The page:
By Sharon Arnold Ruddy Ducks are widely dispersed in North America. These small, stiff-tailed ducks appear in large numbers on our lakes in the fall. Most have headed for more northern breeding territories by the end of March. Look for them in tight flocks diving for their food. In breeding plumage, the small, stocky males have bright blue, broad bills. Their bodies are reddish-brown with a black head and white cheek. They often swim with their tails held straight up. Females are brown year-round and their heads have a dark crown and a lighter cheek with a line through it. In winter, the male looks similar to the female. However, its cheek remains white. Their preferred food consists of aquatic plants and insect larvae and aquatic snails from lakebed ooze. The Ruddy Duck’s unique courtship display involves “bubbling.” Males thump their blue bills against their chests which produces small pond ripples and bubbles. The process often ends in an odd croak. Ruddy Ducks do not initiate courtship or acquire mates until they arrive on their nesting grounds. Ruddy Duck nests are well concealed in tall, emergent vegetation and are often floating platforms attached to cattails or bulrush. Sometimes, they cover nests by pulling vegetation from above and anchoring it to the nest. Most Ruddy Ducks only produce one brood, but in southern Arizona a longer nesting season can result in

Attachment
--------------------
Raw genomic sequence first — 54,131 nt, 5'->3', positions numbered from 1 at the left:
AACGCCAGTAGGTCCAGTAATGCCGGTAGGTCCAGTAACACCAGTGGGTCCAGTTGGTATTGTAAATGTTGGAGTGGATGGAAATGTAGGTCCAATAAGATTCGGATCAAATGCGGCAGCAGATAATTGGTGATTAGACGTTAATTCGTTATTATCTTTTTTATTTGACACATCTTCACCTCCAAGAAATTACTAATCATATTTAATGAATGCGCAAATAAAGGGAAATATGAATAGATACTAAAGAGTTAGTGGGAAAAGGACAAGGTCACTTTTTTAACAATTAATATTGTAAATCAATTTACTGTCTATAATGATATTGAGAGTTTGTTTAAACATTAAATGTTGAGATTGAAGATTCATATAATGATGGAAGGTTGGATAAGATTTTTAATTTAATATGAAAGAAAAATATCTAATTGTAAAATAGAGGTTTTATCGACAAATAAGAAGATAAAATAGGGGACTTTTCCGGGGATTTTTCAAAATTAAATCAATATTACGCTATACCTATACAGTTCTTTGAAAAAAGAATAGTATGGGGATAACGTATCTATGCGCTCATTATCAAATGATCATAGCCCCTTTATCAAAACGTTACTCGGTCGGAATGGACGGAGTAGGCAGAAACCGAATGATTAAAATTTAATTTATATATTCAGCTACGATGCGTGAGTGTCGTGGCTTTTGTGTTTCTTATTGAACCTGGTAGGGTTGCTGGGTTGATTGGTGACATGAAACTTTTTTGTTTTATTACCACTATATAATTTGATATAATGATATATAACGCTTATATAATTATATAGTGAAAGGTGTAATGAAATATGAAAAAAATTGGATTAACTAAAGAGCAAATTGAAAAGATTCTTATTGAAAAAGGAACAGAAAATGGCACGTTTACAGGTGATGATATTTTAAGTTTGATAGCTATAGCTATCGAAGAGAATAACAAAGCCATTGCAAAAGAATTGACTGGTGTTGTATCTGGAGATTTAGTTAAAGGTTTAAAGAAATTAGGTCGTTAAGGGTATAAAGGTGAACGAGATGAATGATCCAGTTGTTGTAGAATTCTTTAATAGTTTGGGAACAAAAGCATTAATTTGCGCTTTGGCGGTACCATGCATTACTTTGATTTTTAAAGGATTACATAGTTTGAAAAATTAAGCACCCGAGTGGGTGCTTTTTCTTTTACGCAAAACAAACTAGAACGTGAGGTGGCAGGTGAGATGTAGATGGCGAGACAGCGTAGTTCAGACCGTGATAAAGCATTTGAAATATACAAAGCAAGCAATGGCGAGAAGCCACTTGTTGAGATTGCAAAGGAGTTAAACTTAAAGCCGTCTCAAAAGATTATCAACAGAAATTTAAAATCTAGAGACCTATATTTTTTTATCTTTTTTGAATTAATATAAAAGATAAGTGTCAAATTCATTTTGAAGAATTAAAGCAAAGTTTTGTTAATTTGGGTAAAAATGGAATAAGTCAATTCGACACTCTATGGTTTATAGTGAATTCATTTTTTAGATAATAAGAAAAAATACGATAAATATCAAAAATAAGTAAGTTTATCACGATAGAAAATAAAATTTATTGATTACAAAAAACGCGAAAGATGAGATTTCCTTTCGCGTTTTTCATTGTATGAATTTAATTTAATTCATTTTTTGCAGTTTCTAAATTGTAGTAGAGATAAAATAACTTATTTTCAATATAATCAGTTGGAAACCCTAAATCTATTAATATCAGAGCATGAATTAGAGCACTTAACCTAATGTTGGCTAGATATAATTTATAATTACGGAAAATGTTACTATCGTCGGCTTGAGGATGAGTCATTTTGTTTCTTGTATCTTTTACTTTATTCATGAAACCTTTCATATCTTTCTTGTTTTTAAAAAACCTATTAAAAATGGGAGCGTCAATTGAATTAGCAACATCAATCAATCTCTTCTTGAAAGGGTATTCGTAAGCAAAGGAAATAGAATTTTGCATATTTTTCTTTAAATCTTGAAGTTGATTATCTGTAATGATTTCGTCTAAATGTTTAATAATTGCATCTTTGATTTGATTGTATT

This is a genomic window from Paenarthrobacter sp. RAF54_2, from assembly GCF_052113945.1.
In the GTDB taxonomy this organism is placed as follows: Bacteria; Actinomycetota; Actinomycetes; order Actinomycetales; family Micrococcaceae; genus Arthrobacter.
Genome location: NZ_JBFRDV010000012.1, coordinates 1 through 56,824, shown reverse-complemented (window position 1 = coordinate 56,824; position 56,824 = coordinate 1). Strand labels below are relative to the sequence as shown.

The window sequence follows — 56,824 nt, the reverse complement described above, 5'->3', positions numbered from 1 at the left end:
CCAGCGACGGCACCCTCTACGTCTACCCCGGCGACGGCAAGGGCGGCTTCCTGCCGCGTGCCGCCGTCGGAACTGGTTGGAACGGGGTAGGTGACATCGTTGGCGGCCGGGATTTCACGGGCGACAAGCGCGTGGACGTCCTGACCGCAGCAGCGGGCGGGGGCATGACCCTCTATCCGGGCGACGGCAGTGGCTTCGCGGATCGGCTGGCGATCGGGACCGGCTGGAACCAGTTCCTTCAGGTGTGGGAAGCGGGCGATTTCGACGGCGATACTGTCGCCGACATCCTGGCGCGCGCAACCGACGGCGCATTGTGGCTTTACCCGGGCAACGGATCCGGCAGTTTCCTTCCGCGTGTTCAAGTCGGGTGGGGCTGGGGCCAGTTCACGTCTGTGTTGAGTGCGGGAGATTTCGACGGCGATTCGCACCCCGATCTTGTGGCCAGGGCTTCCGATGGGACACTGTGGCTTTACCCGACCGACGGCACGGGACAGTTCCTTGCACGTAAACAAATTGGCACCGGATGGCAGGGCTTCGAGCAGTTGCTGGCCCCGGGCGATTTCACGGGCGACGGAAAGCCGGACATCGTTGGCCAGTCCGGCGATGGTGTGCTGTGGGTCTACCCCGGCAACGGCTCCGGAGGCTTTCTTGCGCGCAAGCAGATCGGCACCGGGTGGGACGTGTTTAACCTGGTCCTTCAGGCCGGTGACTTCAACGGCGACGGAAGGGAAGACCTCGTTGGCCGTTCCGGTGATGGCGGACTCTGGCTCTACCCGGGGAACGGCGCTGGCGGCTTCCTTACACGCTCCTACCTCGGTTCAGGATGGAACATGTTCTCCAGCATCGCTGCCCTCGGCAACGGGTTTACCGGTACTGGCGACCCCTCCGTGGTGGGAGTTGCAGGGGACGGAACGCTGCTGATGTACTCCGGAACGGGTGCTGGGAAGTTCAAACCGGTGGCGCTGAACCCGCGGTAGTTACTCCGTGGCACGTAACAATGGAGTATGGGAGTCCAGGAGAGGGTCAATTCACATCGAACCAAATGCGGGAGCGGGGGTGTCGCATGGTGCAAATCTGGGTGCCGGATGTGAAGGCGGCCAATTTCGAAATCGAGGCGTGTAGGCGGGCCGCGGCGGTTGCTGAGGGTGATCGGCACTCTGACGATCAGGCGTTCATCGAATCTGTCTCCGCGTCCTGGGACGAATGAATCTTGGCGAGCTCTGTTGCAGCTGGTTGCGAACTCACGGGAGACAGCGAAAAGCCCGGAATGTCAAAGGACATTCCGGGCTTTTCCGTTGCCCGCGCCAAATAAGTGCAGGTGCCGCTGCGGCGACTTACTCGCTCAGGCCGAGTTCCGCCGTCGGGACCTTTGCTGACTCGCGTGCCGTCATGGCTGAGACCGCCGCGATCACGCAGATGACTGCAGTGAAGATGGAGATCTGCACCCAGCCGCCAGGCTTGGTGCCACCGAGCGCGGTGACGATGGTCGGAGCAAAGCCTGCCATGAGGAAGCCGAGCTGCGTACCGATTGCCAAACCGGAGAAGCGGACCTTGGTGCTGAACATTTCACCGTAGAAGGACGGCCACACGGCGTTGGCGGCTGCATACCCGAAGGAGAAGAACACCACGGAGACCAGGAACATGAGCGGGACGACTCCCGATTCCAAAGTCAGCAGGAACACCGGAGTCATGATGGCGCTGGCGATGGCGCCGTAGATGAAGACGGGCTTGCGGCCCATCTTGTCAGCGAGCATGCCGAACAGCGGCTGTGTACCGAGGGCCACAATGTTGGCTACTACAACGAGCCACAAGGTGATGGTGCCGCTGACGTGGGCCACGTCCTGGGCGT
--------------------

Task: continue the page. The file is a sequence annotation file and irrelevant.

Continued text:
• Bird of the Month: January 2018